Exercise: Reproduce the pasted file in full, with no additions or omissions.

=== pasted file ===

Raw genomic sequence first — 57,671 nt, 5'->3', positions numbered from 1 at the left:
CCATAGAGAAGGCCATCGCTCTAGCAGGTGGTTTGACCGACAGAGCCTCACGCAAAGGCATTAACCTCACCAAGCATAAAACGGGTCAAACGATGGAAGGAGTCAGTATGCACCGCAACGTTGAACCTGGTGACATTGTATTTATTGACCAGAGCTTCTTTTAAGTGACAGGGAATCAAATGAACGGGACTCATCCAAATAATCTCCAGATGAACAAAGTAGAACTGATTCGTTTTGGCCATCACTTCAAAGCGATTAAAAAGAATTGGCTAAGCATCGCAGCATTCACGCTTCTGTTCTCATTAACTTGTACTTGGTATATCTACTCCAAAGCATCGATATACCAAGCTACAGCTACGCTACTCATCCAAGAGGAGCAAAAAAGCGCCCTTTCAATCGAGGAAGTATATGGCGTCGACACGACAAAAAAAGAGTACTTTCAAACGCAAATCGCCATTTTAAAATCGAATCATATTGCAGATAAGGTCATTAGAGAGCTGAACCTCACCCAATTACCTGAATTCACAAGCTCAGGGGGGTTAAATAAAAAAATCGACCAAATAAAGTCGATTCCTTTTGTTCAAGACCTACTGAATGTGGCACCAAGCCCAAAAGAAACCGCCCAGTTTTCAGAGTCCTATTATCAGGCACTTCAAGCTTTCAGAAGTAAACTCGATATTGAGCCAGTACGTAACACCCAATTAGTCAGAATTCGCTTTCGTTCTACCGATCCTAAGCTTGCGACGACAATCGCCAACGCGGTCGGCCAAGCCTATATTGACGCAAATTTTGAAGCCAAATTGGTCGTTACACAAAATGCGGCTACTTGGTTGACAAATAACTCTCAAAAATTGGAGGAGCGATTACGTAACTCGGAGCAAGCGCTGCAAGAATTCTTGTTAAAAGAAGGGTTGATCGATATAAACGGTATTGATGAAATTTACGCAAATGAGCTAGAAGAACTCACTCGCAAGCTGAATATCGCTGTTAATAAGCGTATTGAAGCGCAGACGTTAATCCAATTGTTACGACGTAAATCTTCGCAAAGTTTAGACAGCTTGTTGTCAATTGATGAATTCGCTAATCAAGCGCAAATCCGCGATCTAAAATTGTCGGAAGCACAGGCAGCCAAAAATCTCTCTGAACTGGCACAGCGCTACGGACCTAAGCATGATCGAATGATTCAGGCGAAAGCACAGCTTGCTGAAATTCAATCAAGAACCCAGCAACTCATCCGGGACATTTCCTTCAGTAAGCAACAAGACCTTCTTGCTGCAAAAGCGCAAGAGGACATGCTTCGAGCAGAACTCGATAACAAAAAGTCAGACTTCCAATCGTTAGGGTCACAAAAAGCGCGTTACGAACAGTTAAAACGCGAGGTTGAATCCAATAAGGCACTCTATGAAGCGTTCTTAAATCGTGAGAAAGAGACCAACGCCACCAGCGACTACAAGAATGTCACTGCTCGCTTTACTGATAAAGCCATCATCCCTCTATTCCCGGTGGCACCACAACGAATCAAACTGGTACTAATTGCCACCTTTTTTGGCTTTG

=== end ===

Raw genomic sequence first — 57,671 nt, 5'->3', positions numbered from 1 at the left:
CCATAGAGAAGGCCATCGCTCTAGCAGGTGGTTTGACCGACAGAGCCTCACGCAAAGGCATTAACCTCACCAAGCATAAAACGGGTCAAACGATGGAAGGAGTCAGTATGCACCGCAACGTTGAACCTGGTGACATTGTATTTATTGACCAGAGCTTCTTTTAAGTGACAGGGAATCAAATGAACGGGACTCATCCAAATAATCTCCAGATGAACAAAGTAGAACTGATTCGTTTTGGCCATCACTTCAAAGCGATTAAAAAGAATTGGCTAAGCATCGCAGCATTCACGCTTCTGTTCTCATTAACTTGTACTTGGTATATCTACTCCAAAGCATCGATATACCAAGCTACAGCTACGCTACTCATCCAAGAGGAGCAAAAAAGCGCCCTTTCAATCGAGGAAGTATATGGCGTCGACACGACAAAAAAAGAGTACTTTCAAACGCAAATCGCCATTTTAAAATCGAATCATATTGCAGATAAGGTCATTAGAGAGCTGAACCTCACCCAATTACCTGAATTCACAAGCTCAGGGGGGTTAAATAAAAAAATCGACCAAATAAAGTCGATTCCTTTTGTTCAAGACCTACTGAATGTGGCACCAAGCCCAAAAGAAACCGCCCAGTTTTCAGAGTCCTATTATCAGGCACTTCAAGCTTTCAGAAGTAAACTCGATATTGAGCCAGTACGTAACACCCAATTAGTCAGAATTCGCTTTCGTTCTACCGATCCTAAGCTTGCGACGACAATCGCCAACGCGGTCGGCCAAGCCTATATTGACGCAAATTTTGAAGCCAAATTGGTCGTTACACAAAATGCGGCTACTTGGTTGACAAATAACTCTCAAAAATTGGAGGAGCGATTACGTAACTCGGAGCAAGCGCTGCAAGAATTCTTGTTAAAAGAAGGGTTGATCGATATAAACGGTATTGATGAAATTTACGCAAATGAGCTAGAAGAACTCACTCGCAAGCTGAATATCGCTGTTAATAAGCGTATTGAAGCGCAGACGTTAATCCAATTGTTACGACGTAAATCTTCGCAAAGTTTAGACAGCTTGTTGTCAATTGATGAATTCGCTAATCAAGCGCAAATCCGCGATCTAAAATTGTCGGAAGCACAGGCAGCCAAAAATCTCTCTGAACTGGCACAGCGCTACGGACCTAAGCATGATCGAATGATTCAGGCGAAAGCACAGCTTGCTGAAATTCAATCAAGAACCCAGCAACTCATCCGGGACATTTCCTTCAGTAAGCAACAAGACCTTCTTGCTGCAAAAGCGCAAGAGGACATGCTTCGAGCAGAACTCGATAACAAAAAGTCAGACTTCCAATCGTTAGGGTCACAAAAAGCGCGTTACGAACAGTTAAAACGCGAGGTTGAATCCAATAAGGCACTCTATGAAGCGTTCTTAAATCGTGAGAAAGAGACCAACGCCACCAGCGACTACAAGAATGTCACTGCTCGCTTTACTGATAAAGCCATCATCCCTCTATTCCCGGTGGCACCACAACGAATCAAACTGGTACTAATTGCCACCTTTTTTGGCTTTG